State lawmakers this year approved an additional $4 million in taxpayer funding for the Legislative Legal Defense Fund, which is split between the House and Senate and in which the House portion this year had dropped to a zero balance. Myers has been representing the Legislature in numerous matters; according to public records obtained by the Idaho Press, the Legislature has been paying him an hourly rate of $470.

Must be nice to be able to use the people’s own money to take rights from the people, who then have to spend more money to sue for their rights, then you can use more of their money to defend taking their rights and then use much more of their money to defend taking their rights.

This is why we reject every prohibitionist who wails about how much money we raise in state legalization campaigns, complaining that their anti-marijuana campaigns get outspent. They always forget about the limitless resources the state has to enforce prohibition and pass laws.

A Tragic DUI Crash Death Doesn’t Mean We Should Ban Alcohol or Marijuana

There was a terrible story that happened Wednesday involving a semi-truck driver whose breath tested at 2¾ times the legal limit of 0.08 BAC.

A 22-year-old Meridian man died after a semi truck hit his vehicle at the intersection of state Highway 55 and State Street on Wednesday night, according to the Ada County Sheriff’s Office.

The driver of the semi truck, 32-year-old Cecilio Eliut Camacho-Montoya, of Arizona, has been charged with felony vehicular manslaughter and aggravated driving under the influence.

Camacho-Montoya failed field sobriety tests and registered a .22 blood alcohol content level, which the Sheriff’s Office said was over the legal blood alcohol content level of .04 for anyone with a valid commercial driver’s license, as well as over the legal blood alcohol content level of .08 for regular drivers in Idaho.

This is a senseless, tragic loss of life. And yet, we are hearing no calls to criminally prohibit alcohol in Idaho from groups like Drug Free Idaho or the Idaho Office of Drug Policy.

“The Governor’s Office of Drug Policy opposes legalization of marijuana,” and part of the reason they support keeping marijuana criminally prohibited is that “impaired driving has increased.”

The (Drunk) 800lb Gorilla in the Room

Whenever there is a horrific traffic accident with any direct or indirect correlation to the driver’s marijuana use, prohibitionists leap into action, pushing propaganda that forecasts a world of stoned mayhem on the freeways if we were to legalize marijuana.

Yet every year these same groups are relatively quiet on the subject of alcohol-related traffic fatalities, which are seemingly an acceptable risk for the freedom to drink as much alcohol of any potency at any time almost anywhere an adult chooses.

Oh, there will be calls of “don’t drink and drive” and “drink responsibly” and “friends don’t let friends drive drunk.” But never will you hear any of these groups calling on adults to “just say no.” Never is there a call to reduce one’s drinking—hell, drink a case of beer if you like, just be responsible. And never, ever is there even a hint of refusing employment to people who drink alcohol and arresting them if you catch them in possession of booze.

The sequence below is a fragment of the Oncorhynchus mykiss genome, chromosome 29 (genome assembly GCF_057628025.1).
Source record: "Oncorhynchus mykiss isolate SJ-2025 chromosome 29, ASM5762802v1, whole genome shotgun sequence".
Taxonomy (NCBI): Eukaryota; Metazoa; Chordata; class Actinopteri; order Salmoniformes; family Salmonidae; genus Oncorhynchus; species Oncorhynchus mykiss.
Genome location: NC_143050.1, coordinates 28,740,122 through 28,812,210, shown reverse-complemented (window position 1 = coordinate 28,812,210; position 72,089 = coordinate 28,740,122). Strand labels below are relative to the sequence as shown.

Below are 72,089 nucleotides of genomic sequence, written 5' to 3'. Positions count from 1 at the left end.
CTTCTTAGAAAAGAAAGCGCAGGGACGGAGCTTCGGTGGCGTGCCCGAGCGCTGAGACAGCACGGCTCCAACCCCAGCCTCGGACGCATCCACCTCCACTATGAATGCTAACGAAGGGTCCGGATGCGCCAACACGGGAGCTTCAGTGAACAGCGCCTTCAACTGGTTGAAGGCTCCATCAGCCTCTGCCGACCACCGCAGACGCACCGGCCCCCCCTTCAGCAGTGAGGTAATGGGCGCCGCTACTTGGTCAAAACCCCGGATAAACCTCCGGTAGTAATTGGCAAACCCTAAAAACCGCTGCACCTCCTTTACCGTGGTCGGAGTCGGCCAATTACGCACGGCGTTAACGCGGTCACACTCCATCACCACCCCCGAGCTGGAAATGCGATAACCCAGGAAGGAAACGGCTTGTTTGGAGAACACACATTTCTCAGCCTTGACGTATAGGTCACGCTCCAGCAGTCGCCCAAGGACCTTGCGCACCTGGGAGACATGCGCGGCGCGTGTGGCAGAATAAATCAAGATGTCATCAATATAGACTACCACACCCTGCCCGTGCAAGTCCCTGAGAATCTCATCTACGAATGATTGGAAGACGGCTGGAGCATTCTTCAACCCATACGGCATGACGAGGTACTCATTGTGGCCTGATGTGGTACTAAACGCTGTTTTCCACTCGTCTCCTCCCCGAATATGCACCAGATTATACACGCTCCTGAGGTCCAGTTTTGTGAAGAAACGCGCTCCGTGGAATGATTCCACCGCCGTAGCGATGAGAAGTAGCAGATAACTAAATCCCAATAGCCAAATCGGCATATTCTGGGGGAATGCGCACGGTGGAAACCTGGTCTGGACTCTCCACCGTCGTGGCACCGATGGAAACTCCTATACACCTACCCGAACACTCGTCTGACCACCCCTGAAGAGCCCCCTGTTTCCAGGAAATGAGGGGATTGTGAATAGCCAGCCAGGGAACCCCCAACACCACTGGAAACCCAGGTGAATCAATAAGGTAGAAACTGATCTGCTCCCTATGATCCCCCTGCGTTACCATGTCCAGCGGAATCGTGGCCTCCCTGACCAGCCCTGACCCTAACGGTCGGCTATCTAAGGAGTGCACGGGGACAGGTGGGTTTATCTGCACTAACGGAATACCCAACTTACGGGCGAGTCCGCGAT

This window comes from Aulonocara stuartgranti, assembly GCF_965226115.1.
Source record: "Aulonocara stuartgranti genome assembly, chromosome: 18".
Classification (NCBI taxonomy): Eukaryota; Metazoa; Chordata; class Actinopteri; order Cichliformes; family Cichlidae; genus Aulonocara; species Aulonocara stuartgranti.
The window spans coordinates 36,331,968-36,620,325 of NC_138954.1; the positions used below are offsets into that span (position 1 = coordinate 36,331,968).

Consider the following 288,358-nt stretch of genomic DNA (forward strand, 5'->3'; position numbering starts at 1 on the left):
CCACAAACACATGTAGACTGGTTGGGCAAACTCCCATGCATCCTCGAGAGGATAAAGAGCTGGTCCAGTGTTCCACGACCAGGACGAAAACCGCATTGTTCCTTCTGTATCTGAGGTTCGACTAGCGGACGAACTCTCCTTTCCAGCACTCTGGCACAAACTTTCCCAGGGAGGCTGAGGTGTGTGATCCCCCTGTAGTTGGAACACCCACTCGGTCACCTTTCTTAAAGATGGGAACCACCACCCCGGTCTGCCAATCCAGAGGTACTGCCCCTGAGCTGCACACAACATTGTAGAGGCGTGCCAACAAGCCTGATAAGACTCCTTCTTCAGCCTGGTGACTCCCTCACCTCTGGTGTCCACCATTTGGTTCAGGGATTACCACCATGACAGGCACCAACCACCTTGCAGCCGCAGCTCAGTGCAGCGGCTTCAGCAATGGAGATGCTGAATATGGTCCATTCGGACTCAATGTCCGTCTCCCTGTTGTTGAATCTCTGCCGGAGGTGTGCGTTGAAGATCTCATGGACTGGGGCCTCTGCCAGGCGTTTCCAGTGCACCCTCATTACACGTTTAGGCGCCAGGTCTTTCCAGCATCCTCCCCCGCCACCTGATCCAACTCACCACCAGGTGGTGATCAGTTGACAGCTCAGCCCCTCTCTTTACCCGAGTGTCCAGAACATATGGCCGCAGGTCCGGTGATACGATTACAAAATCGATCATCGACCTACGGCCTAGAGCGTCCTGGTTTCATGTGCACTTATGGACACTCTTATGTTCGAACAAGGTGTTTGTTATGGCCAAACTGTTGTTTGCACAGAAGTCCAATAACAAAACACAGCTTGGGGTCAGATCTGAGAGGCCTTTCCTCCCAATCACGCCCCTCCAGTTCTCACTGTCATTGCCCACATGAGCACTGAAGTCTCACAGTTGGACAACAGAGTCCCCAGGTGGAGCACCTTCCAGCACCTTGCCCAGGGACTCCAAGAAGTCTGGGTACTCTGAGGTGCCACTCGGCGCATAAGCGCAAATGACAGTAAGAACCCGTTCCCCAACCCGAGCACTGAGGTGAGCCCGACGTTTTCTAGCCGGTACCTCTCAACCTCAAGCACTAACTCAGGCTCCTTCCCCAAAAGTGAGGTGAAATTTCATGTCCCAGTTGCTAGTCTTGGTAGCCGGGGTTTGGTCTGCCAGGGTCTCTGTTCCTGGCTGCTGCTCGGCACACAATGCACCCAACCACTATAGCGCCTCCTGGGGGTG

In fact, on the Idaho Office of Drug Policy’s website, alcohol use by adults isn’t even an “issue” they are concerned with.

We’re worried about underaged drinking, but if you’re 21, it doesn’t concern us.

It’s not that they aren’t aware of facts about alcohol’s devastation to Idaho. For instance, ODP’s Idaho Alcohol Use Fact Sheet explains how alcohol used killed 437 people and cost the state $1.1 billion. ODP’s Idaho Impaired Driving Fact Sheet tells us that 612 people were killed by drunk drivers in a decade, and that Idahoans drive drunk more than the national average. ODP’s Idaho Alcohol Induced Death Fact Sheet tells us that Idahoans are more likely to die from booze than the national average. They’re just not an “issue.”

Why Should We Add Another Drug to the Menu?

When faced with the obvious hypocrisy of giving a pass to a deadly, dangerous drug like alcohol while persecuting a relatively harmless, non-toxic herb like marijuana, prohibitionists often respond with a complaint that alcohol is already causing enough damage to society, so why would we want to compound that by adding marijuana to the menu?

It’s a stunning tell, actually. That statement tacitly admits that they know they are either powerless to prohibit alcohol or they realize prohibiting would cause greater harm. In their world, alcohol is too big to prohibit, culturally, economically, and politically, so they have to pick on a drug they can prohibit.

What they fail to realize is, first of all, marijuana is already on the menu. It’s the third most popular drug in America. Whether it is legal or not, people are using it and generating whatever negligible harm may come of that.